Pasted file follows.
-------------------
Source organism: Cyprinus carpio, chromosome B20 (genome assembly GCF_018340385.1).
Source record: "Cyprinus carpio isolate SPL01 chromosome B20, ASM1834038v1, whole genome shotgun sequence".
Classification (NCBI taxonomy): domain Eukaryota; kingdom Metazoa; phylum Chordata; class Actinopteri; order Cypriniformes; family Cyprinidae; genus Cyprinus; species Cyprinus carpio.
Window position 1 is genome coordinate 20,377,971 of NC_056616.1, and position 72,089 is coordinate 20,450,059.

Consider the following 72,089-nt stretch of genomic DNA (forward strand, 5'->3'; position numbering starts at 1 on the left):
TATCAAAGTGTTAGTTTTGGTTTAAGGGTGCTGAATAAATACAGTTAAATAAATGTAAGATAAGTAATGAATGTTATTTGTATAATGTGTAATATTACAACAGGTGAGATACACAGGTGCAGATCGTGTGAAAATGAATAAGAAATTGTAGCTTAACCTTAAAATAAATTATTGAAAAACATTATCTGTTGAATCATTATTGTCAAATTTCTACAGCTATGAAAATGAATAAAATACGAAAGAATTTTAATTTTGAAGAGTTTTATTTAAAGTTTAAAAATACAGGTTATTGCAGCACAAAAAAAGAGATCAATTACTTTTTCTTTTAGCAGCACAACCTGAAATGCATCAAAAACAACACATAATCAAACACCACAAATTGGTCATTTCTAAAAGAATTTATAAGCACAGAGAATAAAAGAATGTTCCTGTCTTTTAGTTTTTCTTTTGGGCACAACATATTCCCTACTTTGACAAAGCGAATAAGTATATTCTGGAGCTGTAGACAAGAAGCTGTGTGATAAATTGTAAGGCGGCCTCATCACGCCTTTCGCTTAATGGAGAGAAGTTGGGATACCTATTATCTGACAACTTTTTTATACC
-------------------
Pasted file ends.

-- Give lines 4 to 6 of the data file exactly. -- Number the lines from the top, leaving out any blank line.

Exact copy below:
Window position 1 is genome coordinate 20,377,971 of NC_056616.1, and position 72,089 is coordinate 20,450,059.

Consider the following 72,089-nt stretch of genomic DNA (forward strand, 5'->3'; position numbering starts at 1 on the left):
TATCAAAGTGTTAGTTTTGGTTTAAGGGTGCTGAATAAATACAGTTAAATAAATGTAAGATAAGTAATGAATGTTATTTGTATAATGTGTAATATTACAACAGGTGAGATACACAGGTGCAGATCGTGTGAAAATGAATAAGAAATTGTAGCTTAACCTTAAAATAAATTATTGAAAAACATTATCTGTTGAATCATTATTGTCAAATTTCTACAGCTATGAAAATGAATAAAATACGAAAGAATTTTAATTTTGAAGAGTTTTATTTAAAGTTTAAAAATACAGGTTATTGCAGCACAAAAAAAGAGATCAATTACTTTTTCTTTTAGCAGCACAACCTGAAATGCATCAAAAACAACACATAATCAAACACCACAAATTGGTCATTTCTAAAAGAATTTATAAGCACAGAGAATAAAAGAATGTTCCTGTCTTTTAGTTTTTCTTTTGGGCACAACATATTCCCTACTTTGACAAAGCGAATAAGTATATTCTGGAGCTGTAGACAAGAAGCTGTGTGATAAATTGTAAGGCGGCCTCATCACGCCTTTCGCTTAATGGAGAGAAGTTGGGATACCTATTATCTGACAACTTTTTTATACC